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Free webinar: Preventing and managing skin problems in the residential care setting

Aged residential care Infection prevention and control
15 November 2023
2:30 PM  - 3:30 PM

The skin is constantly renewing itself, but this process is slower in the elderly, making the older person more susceptible to skin conditions.

The skin of an aged person is thinner and easily bruised, and wounds take longer to heal. The skin becomes dry and flakes easily as the oil content of the skin decreases with age. Dermatitis associated with urinary or faecal incontinence is common among elderly adults in long-term care facilities.

In this webinar, the audience will have the opportunity to hear from two speakers about these topics: 

  • how to prevent and manage skin tears
  • a closer look at pressure injuries
  • incontinence dermatitis
  • fungal infections
  • defining skin infections.


Presentations from the webinar are available here: Presentations from Preventing and managing skin problems in the residential care setting.

Who should attend?

Anyone involved in the care of residents, including:

  • nurses
  • caregivers
  • facility managers
  • clinical nurse managers
  • general practitioners
  • nurse practitioners
  • infection prevention and control professionals.

Please share this event page with your colleagues and networks. 

Cost and registration

This webinar is free, but registration is essential. To register click here.

Our speakers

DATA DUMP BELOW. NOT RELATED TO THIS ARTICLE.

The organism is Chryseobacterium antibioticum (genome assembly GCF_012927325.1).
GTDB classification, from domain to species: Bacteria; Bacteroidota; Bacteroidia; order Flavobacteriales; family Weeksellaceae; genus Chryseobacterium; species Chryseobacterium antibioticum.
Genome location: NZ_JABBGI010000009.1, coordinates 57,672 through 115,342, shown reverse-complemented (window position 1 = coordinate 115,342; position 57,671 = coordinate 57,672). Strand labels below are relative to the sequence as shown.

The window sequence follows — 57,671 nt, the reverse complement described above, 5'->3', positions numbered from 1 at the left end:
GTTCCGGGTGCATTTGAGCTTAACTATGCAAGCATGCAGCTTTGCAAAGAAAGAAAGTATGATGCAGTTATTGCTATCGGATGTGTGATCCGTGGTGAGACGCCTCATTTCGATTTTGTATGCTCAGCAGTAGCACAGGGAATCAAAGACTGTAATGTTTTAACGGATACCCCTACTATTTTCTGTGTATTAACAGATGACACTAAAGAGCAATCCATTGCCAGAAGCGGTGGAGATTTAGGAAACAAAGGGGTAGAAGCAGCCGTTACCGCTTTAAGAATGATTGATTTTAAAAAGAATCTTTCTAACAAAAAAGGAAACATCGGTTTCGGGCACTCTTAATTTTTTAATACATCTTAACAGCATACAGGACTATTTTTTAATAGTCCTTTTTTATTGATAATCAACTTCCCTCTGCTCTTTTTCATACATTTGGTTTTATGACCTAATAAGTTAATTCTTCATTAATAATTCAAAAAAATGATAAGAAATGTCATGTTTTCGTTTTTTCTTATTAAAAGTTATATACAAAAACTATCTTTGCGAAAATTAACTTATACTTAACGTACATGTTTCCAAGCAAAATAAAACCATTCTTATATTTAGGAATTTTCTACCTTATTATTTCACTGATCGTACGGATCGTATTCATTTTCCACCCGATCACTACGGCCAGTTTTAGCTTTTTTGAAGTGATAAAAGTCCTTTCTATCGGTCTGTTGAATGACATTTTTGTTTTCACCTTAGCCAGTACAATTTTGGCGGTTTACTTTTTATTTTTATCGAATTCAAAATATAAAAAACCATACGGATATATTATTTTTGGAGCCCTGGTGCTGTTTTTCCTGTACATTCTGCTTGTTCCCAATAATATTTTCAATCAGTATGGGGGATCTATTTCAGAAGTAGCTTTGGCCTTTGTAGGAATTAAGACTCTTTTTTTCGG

Emil Schmidt, Wound Clinical Nurse Specialist, Te Whatu Ora Southern

Emil has an extensive background in wound care, general and vascular surgery and intensive care. He is currently a wound care specialist for the Te Whatu Ora Southern district, where he is responsible for selecting and evaluating wound products and technology.

Emil will share his expertise in managing wounds in the elderly in an aged residential care setting.

Sue Atkins, Infection prevention and control advisor, Te Tāhū Hauora

Sue is a New Zealand-trained registered nurse who has recently returned to Aotearoa New Zealand from Australia. She worked in infection prevention and control in Australia for 22 years in the health care and government sectors. For the last 12 years, she was employed by the Department of Health in Victoria Australia as a regional infection control advisor. Sue’s role included responsibility for planning, developing and establishing strategic directions for the successful management of infection control issues across 11 hospitals and 52 public sector residential aged care facilities as well as being involved in many infection prevention activities at state and national levels.

Sue will share her experience with incontinence dermatitis and the use of anti-fungal agents in the aged residential care setting.


Please email with any questions about this event.